For example, Purina Pro Plan All Stages Performance 30/20 Chicken and Rice Dry Dog Food Formula offers about 100 calories more per cup than their Adult Large Breed Chicken and Rice Dry Dog Food Formula.

One advantage of the Purina line is that they offer a wide variety of flavors, which is great for picky dogs.

Purina Pro Plan Sport High Protein Chicken and Rice Wet Dog Food:

Although part of the Purina Pro Plan Sport line it’s important to note that although this product is listed as a high protein wet food, the product contains only 10% protein.

The advantage of this product is that the label gives clear instructions on how to combine the product with Purina’s Pro Plan dry food to meet your dog’s nutritional needs.

Make Food Transitions Slowly

Man feeding his beagle dog

Now that you’ve learned of some products and tips on how to fatten up a dog, you may need to transition to a different type of food. However, it’s important to do it gradually. Changing your dog’s diet too quickly can cause gastrointestinal issues including vomiting and diarrhea.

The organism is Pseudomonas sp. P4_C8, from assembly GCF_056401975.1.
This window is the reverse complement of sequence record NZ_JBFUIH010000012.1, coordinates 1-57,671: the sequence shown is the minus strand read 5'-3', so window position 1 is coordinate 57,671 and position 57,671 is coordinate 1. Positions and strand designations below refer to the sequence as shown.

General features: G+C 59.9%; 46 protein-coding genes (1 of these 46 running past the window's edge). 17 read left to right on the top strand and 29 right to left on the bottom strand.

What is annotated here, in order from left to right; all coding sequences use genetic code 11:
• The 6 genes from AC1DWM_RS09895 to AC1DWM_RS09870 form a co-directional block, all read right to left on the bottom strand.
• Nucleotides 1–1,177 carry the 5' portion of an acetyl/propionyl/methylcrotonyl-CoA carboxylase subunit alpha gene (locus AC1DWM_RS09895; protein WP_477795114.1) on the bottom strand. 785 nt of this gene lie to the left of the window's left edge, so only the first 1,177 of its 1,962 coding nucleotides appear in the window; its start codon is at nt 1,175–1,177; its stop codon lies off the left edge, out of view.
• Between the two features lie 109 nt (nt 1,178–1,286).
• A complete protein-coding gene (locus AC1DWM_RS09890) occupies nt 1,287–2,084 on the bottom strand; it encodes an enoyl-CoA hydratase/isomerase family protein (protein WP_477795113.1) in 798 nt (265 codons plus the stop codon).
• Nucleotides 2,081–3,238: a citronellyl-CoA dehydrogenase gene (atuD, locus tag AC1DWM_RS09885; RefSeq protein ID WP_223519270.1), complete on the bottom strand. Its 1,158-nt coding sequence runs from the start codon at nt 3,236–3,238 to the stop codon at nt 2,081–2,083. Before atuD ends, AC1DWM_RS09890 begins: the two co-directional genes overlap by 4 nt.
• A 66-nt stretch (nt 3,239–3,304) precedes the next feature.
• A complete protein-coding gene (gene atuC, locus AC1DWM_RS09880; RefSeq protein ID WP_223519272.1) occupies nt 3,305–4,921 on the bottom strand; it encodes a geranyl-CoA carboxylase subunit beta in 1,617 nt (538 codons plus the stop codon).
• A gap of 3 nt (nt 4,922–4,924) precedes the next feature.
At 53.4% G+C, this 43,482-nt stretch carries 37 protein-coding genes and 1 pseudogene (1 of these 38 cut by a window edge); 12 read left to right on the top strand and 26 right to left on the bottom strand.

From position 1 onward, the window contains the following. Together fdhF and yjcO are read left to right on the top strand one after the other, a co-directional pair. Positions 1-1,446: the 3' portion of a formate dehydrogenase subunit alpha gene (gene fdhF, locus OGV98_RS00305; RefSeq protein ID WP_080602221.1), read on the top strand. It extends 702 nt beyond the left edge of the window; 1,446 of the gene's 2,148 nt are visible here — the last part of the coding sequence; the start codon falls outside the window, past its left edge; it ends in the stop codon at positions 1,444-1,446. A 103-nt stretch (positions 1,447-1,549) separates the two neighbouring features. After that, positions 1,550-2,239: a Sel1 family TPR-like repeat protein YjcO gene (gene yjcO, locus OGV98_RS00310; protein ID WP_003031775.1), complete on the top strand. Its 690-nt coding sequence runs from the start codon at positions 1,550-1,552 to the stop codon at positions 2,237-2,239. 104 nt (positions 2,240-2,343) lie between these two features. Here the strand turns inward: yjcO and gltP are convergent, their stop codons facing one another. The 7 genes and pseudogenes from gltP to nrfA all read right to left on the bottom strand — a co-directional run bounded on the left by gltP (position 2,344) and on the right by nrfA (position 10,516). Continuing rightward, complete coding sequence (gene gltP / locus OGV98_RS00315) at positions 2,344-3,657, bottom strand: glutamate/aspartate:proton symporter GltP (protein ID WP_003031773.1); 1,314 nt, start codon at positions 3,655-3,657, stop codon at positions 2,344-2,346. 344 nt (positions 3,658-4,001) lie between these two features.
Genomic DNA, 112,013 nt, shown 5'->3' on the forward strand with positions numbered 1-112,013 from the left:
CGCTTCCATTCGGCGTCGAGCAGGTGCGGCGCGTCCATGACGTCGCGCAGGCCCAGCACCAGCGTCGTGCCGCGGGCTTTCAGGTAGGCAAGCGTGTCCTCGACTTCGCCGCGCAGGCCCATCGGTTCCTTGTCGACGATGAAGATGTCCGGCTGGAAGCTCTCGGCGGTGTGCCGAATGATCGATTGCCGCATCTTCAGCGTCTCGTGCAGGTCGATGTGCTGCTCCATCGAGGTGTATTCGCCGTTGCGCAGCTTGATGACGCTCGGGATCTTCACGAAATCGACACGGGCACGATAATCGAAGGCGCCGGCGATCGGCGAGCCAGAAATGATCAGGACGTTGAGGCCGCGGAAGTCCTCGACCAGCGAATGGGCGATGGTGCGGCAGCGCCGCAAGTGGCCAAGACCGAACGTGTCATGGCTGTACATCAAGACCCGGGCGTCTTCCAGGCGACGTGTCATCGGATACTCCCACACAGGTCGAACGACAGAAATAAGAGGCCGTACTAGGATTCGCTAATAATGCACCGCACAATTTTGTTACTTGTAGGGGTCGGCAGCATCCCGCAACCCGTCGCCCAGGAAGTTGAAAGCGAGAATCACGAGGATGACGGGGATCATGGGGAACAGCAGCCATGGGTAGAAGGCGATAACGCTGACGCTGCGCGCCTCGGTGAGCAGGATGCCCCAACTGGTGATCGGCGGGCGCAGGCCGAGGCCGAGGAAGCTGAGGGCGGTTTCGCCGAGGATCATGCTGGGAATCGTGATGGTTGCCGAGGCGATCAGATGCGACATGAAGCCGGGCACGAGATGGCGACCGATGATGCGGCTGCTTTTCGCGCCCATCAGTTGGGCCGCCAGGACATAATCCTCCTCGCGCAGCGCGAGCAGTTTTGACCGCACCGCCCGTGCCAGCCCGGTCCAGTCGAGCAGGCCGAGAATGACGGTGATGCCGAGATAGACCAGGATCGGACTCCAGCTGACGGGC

Transitioning your dog over a 1-2 week period can reduce the risk of stomach upset. Below is an example of how to gradually make this transition over two weeks.

  • Day 1: 75% original diet and 25% new diet
  • Day 5: 50% original diet and 50% new diet
  • Day 10: 25% original diet and 75% new diet
  • Day 14: 100% new diet

Avoid Table Scraps

Although it can be tempting to feed your dog your extra leftovers when you feel like they’re looking a little thin, this may be causing more harm than good.

Table scraps can contain ingredients that are detrimental to the health of your pet. In some cases, feeding table scraps can cause nutritional imbalances that can negatively affect your dog’s health and weight goals.

No matter how tempting it may be, avoid sharing those last bites with your furry friend at the end of your meal.


Once your dog’s dietary needs are addressed, increasing their physical activity can help improve muscle mass. Without proper nutrition, too much exercise can cause a calorie deficit and weight loss.

Finding a healthy balance is key. Maintaining your dog’s physical fitness can help maintain a healthy weight, a vital part of their overall health.

I even wrote an article on toys for bored dogs to keep your dog entertained and moving.


At the end of the day, we all just want our dogs to be healthy and happy. If you have concerns about your dog’s weight, it’s important to talk to your veterinarian first.

Your veterinarian can help you determine if there is a medical reason your dog is underweight and how to treat any underlying illness.

Every dog’s weight journey is different, but hopefully, these tips can help you formulate a plan to get your dog back on track.